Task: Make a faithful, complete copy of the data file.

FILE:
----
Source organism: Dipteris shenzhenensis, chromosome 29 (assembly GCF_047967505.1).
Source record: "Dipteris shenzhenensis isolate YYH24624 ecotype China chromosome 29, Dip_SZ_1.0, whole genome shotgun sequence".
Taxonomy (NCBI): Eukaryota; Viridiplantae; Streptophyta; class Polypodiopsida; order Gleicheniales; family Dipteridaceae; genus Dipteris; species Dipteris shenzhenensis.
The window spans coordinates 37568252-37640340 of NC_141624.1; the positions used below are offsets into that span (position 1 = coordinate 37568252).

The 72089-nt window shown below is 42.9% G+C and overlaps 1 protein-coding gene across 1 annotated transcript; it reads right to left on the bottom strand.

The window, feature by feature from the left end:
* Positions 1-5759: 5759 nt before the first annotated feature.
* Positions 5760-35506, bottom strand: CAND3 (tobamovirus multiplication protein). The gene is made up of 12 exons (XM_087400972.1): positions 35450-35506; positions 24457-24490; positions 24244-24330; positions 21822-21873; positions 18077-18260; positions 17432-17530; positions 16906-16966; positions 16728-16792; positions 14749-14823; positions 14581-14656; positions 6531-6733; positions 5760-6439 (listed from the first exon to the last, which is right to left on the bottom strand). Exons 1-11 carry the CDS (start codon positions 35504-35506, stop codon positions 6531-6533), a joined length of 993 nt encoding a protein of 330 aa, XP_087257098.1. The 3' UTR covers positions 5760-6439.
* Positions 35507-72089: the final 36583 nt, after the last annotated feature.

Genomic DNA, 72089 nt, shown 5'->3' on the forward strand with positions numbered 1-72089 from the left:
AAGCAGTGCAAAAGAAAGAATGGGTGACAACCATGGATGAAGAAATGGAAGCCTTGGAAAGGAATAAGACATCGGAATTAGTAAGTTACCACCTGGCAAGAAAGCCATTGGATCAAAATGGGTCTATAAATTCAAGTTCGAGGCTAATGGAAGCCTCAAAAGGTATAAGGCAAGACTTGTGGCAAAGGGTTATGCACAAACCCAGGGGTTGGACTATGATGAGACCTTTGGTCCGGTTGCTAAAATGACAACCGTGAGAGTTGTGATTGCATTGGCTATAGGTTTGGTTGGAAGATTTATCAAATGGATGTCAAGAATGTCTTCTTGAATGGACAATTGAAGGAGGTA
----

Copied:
Source organism: Dipteris shenzhenensis, chromosome 29 (assembly GCF_047967505.1).
Source record: "Dipteris shenzhenensis isolate YYH24624 ecotype China chromosome 29, Dip_SZ_1.0, whole genome shotgun sequence".
Taxonomy (NCBI): Eukaryota; Viridiplantae; Streptophyta; class Polypodiopsida; order Gleicheniales; family Dipteridaceae; genus Dipteris; species Dipteris shenzhenensis.
The window spans coordinates 37568252-37640340 of NC_141624.1; the positions used below are offsets into that span (position 1 = coordinate 37568252).

The 72089-nt window shown below is 42.9% G+C and overlaps 1 protein-coding gene across 1 annotated transcript; it reads right to left on the bottom strand.

The window, feature by feature from the left end:
* Positions 1-5759: 5759 nt before the first annotated feature.
* Positions 5760-35506, bottom strand: CAND3 (tobamovirus multiplication protein). The gene is made up of 12 exons (XM_087400972.1): positions 35450-35506; positions 24457-24490; positions 24244-24330; positions 21822-21873; positions 18077-18260; positions 17432-17530; positions 16906-16966; positions 16728-16792; positions 14749-14823; positions 14581-14656; positions 6531-6733; positions 5760-6439 (listed from the first exon to the last, which is right to left on the bottom strand). Exons 1-11 carry the CDS (start codon positions 35504-35506, stop codon positions 6531-6533), a joined length of 993 nt encoding a protein of 330 aa, XP_087257098.1. The 3' UTR covers positions 5760-6439.
* Positions 35507-72089: the final 36583 nt, after the last annotated feature.

Genomic DNA, 72089 nt, shown 5'->3' on the forward strand with positions numbered 1-72089 from the left:
AAGCAGTGCAAAAGAAAGAATGGGTGACAACCATGGATGAAGAAATGGAAGCCTTGGAAAGGAATAAGACATCGGAATTAGTAAGTTACCACCTGGCAAGAAAGCCATTGGATCAAAATGGGTCTATAAATTCAAGTTCGAGGCTAATGGAAGCCTCAAAAGGTATAAGGCAAGACTTGTGGCAAAGGGTTATGCACAAACCCAGGGGTTGGACTATGATGAGACCTTTGGTCCGGTTGCTAAAATGACAACCGTGAGAGTTGTGATTGCATTGGCTATAGGTTTGGTTGGAAGATTTATCAAATGGATGTCAAGAATGTCTTCTTGAATGGACAATTGAAGGAGGTA